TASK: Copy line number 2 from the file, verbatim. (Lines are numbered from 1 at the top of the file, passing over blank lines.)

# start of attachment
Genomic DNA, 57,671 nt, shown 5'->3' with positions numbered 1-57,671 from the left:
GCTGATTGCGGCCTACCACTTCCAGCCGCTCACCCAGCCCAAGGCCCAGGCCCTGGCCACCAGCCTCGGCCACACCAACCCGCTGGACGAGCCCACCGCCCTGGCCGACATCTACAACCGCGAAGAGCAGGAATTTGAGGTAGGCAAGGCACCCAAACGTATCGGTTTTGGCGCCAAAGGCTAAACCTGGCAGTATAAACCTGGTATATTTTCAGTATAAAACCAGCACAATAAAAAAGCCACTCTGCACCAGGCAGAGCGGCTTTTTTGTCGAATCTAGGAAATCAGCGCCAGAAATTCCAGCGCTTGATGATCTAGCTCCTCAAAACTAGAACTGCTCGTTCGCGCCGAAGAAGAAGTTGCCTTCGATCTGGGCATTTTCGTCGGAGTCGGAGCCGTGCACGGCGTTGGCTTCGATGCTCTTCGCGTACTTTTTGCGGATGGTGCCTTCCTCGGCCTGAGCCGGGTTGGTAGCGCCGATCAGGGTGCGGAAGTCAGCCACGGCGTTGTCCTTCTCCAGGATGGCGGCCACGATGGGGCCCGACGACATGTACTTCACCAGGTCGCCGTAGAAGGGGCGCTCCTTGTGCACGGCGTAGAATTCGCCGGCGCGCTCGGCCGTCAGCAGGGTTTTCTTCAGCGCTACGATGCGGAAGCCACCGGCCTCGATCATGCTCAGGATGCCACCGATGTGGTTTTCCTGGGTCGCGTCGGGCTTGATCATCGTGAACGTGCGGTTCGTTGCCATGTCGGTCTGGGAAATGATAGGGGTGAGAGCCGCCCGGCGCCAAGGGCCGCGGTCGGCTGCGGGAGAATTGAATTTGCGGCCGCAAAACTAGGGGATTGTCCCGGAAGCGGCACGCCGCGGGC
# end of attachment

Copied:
GCTGATTGCGGCCTACCACTTCCAGCCGCTCACCCAGCCCAAGGCCCAGGCCCTGGCCACCAGCCTCGGCCACACCAACCCGCTGGACGAGCCCACCGCCCTGGCCGACATCTACAACCGCGAAGAGCAGGAATTTGAGGTAGGCAAGGCACCCAAACGTATCGGTTTTGGCGCCAAAGGCTAAACCTGGCAGTATAAACCTGGTATATTTTCAGTATAAAACCAGCACAATAAAAAAGCCACTCTGCACCAGGCAGAGCGGCTTTTTTGTCGAATCTAGGAAATCAGCGCCAGAAATTCCAGCGCTTGATGATCTAGCTCCTCAAAACTAGAACTGCTCGTTCGCGCCGAAGAAGAAGTTGCCTTCGATCTGGGCATTTTCGTCGGAGTCGGAGCCGTGCACGGCGTTGGCTTCGATGCTCTTCGCGTACTTTTTGCGGATGGTGCCTTCCTCGGCCTGAGCCGGGTTGGTAGCGCCGATCAGGGTGCGGAAGTCAGCCACGGCGTTGTCCTTCTCCAGGATGGCGGCCACGATGGGGCCCGACGACATGTACTTCACCAGGTCGCCGTAGAAGGGGCGCTCCTTGTGCACGGCGTAGAATTCGCCGGCGCGCTCGGCCGTCAGCAGGGTTTTCTTCAGCGCTACGATGCGGAAGCCACCGGCCTCGATCATGCTCAGGATGCCACCGATGTGGTTTTCCTGGGTCGCGTCGGGCTTGATCATCGTGAACGTGCGGTTCGTTGCCATGTCGGTCTGGGAAATGATAGGGGTGAGAGCCGCCCGGCGCCAAGGGCCGCGGTCGGCTGCGGGAGAATTGAATTTGCGGCCGCAAAACTAGGGGATTGTCCCGGAAGCGGCACGCCGCGGGC